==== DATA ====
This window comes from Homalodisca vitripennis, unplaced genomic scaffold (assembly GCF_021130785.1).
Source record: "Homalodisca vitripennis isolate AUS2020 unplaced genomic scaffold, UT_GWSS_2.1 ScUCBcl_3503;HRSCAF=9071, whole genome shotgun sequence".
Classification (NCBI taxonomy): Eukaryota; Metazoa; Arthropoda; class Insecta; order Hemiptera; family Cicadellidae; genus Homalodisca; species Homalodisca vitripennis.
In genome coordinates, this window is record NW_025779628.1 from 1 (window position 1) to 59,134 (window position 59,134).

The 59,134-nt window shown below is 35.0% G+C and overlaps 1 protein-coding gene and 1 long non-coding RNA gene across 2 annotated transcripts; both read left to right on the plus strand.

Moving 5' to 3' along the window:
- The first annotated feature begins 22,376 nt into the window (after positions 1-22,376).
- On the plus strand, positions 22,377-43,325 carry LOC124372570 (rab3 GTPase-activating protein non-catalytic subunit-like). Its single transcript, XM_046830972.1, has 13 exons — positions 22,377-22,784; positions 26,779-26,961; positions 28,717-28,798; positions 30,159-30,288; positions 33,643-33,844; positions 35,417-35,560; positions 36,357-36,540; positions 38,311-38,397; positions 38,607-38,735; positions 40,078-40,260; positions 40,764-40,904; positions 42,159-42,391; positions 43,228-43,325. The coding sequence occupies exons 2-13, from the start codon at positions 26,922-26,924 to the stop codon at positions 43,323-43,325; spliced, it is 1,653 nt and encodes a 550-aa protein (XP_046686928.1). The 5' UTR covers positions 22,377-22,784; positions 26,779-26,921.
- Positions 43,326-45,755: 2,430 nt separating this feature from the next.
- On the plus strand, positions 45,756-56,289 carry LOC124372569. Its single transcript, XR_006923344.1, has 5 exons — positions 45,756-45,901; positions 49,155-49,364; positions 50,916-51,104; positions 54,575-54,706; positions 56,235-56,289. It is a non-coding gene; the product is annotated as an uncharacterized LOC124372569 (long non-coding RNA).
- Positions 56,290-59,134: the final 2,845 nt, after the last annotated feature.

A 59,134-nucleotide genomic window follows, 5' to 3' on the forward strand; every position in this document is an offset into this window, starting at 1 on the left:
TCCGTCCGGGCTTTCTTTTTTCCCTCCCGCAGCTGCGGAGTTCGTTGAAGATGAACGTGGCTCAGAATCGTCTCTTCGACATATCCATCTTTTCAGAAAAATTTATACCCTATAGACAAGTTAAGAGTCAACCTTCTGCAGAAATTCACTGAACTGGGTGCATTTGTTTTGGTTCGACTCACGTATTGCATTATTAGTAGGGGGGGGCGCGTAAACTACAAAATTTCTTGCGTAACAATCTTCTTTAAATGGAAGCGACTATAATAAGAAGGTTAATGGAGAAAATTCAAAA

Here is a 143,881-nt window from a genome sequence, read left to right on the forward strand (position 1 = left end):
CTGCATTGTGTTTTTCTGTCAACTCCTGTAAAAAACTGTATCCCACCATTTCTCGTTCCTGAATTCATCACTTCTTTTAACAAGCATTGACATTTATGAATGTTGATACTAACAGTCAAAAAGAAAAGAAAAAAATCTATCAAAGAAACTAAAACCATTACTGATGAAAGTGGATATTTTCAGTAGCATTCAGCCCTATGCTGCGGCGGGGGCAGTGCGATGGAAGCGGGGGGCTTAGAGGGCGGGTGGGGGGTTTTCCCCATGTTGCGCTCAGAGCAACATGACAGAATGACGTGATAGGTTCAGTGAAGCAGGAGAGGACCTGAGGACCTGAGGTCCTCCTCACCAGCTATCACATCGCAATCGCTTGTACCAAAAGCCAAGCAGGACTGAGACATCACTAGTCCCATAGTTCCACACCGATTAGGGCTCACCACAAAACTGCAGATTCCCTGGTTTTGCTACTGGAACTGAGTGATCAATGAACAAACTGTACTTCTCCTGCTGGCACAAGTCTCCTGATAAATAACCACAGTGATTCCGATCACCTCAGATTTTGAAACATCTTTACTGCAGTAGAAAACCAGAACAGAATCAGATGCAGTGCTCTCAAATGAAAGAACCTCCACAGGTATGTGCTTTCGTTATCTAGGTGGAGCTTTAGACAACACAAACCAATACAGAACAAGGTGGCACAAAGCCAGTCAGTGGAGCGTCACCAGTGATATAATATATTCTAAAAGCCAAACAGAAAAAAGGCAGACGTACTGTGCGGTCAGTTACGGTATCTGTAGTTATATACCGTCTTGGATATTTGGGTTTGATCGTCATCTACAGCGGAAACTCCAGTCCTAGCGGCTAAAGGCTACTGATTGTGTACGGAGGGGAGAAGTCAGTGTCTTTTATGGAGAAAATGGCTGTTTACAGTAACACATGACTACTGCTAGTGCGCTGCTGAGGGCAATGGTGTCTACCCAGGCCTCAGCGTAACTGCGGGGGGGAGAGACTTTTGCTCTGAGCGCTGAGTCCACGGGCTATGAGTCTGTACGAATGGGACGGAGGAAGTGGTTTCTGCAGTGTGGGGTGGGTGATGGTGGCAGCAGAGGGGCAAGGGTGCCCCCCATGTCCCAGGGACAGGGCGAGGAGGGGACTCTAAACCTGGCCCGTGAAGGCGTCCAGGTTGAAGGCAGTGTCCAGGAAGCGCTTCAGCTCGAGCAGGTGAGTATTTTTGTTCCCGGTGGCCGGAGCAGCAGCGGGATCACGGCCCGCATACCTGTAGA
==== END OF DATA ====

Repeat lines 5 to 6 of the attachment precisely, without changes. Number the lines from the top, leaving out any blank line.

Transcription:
The 59,134-nt window shown below is 35.0% G+C and overlaps 1 protein-coding gene and 1 long non-coding RNA gene across 2 annotated transcripts; both read left to right on the plus strand.

Moving 5' to 3' along the window: